Sourced from Adweek:
“Social media specialist Vitrue, which aids brands in building their customer bases on social networks, tried to put a media value on such communities.
The firm has determined that, on average, a fan base of 1 million translates into at least $3.6 million in equivalent media over a year.”
This translates to the fact that the more followers and/or fans that you have on social networking sites, the more leverage or value one possesses. Which in turn suggests that advertisers should pay more for an ad on a profile page with 1 million followers, than a profile page that has 5,000 followers – creating an advertising economy of scale based on influence. Seems like we are in high school all over again, but this “Influenced Economy” may be a viable way for social media companies to actually start making money, and have a real business model.
An example of when an advertising concept is not thoroughly thought through – I get bringing the classic Looney Toons carton characters, but how do you have the Chicken in the cartoon discussing about eating other chickens? Kentucky Fried Chicken (KFC) has been known to create bad TV ads, and this is just another one to that long list.
New Adidas campaign for spring 2010 feat. Whitney Prort, David Beckam, Snoop Dogg, amongst others; again like last year’s campaign, Adidas is bringing that old school, funk style to their brand. Good commercial.
These NBA playoffs have been very entertaining; with Kobe, LeBron, Carmelo, Wade, Howard – they have really shown why the NBA is the jealous pretty girl that the NHL envies. Even though the NBA and advertisers alike would have preferred to see a Kobe vs LeBron matchup, Dwight Howard and the Magic have provided some exciting games – with most games being decided in overtime by a handful of points. So why not give some light to the underdogs? Hopefully, they will find their way to the basket and stretch this series to 7 and beat Kobe (you can tell I am biased … somewhat).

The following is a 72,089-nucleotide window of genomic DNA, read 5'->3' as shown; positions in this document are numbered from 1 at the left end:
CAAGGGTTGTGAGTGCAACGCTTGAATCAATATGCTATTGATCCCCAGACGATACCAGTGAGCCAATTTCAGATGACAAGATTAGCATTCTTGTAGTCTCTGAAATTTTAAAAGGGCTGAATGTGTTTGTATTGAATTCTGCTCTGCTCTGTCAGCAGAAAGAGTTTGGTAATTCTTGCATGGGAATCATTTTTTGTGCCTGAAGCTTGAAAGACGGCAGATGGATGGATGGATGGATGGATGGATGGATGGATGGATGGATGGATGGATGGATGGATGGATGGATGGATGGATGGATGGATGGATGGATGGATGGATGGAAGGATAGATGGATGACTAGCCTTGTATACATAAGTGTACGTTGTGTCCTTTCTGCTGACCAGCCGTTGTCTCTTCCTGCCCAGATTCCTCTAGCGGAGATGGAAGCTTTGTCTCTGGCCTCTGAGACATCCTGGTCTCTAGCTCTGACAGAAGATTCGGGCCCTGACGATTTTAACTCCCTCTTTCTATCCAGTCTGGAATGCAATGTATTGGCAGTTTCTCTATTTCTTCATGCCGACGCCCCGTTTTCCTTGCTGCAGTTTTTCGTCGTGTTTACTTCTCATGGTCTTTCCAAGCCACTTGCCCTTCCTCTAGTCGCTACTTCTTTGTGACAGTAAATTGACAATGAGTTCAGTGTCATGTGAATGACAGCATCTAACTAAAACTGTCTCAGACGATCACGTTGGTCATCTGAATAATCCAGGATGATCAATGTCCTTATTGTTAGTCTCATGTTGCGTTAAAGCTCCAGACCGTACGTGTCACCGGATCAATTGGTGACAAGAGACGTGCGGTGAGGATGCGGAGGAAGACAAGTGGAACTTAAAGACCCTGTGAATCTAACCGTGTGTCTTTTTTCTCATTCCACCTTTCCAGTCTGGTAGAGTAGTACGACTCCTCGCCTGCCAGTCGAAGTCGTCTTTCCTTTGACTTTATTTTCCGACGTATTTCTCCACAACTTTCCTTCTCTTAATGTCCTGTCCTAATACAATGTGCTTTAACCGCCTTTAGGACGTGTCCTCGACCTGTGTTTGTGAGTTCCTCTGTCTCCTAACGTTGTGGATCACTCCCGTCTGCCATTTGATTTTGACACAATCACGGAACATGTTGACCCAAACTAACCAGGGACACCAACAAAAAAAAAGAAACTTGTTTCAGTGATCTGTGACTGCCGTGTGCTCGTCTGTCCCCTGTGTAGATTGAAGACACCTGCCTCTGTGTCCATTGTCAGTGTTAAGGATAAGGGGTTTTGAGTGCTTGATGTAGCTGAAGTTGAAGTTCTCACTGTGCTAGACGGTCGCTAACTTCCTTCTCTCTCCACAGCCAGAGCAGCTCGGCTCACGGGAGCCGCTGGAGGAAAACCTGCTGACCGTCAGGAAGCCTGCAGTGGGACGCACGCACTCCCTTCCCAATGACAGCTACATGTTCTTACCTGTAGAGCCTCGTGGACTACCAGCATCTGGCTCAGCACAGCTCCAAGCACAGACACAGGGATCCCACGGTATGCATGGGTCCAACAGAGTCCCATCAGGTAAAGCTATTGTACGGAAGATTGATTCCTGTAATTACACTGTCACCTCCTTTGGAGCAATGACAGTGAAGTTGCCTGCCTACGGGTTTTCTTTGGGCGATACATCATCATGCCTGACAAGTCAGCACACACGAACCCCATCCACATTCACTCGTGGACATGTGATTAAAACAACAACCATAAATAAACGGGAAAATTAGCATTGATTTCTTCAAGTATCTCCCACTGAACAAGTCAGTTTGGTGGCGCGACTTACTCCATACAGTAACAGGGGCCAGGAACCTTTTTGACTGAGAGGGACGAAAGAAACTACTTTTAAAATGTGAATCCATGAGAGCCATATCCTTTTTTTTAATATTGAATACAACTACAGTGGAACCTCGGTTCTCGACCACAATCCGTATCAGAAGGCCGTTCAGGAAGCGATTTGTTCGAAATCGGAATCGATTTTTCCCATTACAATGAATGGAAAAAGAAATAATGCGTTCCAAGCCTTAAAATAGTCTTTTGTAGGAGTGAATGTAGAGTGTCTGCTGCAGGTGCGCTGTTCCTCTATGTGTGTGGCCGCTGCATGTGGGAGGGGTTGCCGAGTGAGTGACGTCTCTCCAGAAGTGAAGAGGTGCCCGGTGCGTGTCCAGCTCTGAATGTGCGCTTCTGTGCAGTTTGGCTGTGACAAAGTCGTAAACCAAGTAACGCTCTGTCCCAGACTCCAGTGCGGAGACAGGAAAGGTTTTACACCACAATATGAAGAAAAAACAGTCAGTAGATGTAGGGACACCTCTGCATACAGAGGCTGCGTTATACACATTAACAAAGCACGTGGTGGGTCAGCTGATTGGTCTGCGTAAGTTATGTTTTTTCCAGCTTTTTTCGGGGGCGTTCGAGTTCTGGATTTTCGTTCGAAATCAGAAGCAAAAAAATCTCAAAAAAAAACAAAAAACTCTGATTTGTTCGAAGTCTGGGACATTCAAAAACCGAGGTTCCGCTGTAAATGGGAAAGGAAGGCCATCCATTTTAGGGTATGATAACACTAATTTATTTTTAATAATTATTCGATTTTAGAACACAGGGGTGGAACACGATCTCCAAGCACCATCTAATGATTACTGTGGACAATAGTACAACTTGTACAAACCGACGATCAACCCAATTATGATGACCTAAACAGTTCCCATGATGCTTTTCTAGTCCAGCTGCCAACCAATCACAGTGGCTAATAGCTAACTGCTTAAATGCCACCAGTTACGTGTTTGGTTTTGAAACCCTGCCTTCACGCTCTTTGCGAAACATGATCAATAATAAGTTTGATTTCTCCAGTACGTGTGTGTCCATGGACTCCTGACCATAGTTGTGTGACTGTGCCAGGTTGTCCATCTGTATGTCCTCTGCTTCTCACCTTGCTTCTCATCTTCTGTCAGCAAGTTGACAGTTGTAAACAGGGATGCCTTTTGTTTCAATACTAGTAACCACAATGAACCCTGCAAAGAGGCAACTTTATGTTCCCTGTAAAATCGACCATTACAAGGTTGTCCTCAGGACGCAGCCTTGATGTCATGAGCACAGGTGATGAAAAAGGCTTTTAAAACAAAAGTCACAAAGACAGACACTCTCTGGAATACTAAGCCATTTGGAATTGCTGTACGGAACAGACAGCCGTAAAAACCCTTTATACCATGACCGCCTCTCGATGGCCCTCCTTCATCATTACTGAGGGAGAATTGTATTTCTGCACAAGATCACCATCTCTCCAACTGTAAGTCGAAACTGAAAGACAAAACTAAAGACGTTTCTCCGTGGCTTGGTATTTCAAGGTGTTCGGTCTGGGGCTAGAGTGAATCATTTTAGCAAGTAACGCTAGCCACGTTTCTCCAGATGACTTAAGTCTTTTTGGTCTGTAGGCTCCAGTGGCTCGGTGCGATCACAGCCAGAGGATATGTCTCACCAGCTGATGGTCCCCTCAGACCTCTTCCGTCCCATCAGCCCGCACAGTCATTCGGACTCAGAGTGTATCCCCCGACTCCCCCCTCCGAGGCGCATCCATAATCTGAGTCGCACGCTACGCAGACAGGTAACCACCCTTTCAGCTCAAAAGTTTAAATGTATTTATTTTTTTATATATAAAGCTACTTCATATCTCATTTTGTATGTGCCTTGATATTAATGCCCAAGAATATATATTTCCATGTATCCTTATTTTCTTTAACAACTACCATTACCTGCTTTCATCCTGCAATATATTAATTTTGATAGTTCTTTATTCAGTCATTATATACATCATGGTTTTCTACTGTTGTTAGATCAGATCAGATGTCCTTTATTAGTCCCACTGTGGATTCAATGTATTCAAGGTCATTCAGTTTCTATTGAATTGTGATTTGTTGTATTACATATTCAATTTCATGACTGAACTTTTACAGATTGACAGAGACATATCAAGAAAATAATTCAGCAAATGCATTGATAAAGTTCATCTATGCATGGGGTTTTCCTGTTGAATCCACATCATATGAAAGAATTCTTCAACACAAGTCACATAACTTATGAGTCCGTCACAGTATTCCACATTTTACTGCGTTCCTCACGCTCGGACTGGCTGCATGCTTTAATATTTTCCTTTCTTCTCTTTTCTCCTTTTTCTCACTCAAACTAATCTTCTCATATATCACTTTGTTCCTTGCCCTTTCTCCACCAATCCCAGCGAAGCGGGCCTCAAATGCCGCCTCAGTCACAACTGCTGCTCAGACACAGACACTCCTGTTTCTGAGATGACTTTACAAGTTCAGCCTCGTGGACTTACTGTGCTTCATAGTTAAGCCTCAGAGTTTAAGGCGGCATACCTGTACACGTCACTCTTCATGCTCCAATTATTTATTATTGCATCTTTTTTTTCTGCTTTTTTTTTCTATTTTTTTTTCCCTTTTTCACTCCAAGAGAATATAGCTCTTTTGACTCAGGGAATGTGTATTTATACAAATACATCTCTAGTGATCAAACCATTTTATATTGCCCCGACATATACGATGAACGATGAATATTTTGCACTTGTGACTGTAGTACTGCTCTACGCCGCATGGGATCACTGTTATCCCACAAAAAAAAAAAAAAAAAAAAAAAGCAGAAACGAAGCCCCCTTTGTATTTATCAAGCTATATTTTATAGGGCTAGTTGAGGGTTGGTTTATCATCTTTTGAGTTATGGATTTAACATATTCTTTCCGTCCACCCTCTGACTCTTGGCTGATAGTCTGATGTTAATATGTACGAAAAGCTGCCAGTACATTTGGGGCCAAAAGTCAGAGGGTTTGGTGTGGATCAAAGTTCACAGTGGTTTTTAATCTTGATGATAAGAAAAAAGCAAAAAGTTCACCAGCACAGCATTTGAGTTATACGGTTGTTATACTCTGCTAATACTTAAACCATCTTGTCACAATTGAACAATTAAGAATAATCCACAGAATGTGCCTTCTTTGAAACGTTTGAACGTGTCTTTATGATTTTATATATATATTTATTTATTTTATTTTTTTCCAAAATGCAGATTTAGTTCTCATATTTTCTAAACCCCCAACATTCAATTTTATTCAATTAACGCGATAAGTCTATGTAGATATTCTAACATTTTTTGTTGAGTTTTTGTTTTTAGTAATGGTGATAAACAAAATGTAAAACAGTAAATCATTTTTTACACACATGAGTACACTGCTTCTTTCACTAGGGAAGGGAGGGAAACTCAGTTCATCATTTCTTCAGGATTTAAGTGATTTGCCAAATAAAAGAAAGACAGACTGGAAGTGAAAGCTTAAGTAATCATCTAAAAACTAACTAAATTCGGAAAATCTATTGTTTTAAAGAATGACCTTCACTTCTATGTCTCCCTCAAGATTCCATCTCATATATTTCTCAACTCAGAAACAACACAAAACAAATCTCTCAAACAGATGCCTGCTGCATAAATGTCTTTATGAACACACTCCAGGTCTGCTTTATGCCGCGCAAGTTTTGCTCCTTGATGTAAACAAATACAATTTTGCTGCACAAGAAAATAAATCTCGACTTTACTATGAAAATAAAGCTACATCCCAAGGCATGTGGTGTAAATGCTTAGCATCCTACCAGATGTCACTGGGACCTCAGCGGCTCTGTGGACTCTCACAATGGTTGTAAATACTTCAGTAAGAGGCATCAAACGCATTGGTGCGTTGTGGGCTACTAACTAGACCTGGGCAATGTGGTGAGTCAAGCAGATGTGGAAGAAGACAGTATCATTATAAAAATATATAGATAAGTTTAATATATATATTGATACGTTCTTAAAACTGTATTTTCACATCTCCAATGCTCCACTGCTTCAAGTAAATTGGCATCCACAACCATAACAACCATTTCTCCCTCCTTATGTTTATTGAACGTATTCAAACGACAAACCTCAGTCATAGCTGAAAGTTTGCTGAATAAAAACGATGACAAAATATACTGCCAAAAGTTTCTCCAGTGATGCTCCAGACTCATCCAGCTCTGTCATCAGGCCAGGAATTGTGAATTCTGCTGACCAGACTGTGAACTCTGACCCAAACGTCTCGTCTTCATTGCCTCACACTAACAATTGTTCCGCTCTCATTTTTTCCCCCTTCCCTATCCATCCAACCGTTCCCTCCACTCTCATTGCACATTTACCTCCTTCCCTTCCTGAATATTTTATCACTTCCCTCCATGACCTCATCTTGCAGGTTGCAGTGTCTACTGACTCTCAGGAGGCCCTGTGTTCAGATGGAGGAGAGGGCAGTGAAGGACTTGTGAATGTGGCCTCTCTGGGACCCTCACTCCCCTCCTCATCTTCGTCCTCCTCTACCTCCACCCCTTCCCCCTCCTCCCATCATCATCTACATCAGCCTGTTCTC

Starting in January in Japan, an advertising firm will place an interesting piece of technology above an advertisement in a public place. NTT Communications will use a system to track the effectiveness of ads; a representative said that the system will “… automatically measure the effectiveness of the advertisements we can put a camera and PC nearby, and by using the image from the camera we can estimate how many people are looking at the monitor.” With facial recognition technology, the system can detect how many people are actually engaged with the advertisement; which is an interesting concept because up to now, advertising rates were based on estimated viewership/traffic in a certain area, this technology could easily change how advertising rates are structured because now, advertising agencies can actually measure the effectiveness of an ad, and can now give accurate number on how many people actually were engaged with a specific advertisement. The privacy groups will cry foul saying that this is another example of ‘Big Brother’ watching over us, which they may have a valid point, but as long as the technology is only being used to detect faces, and not being transferred to government agencies for other uses, then I say that the technology should flourish as it gies a whole new dynamic to measuring effectiveness of advertisements.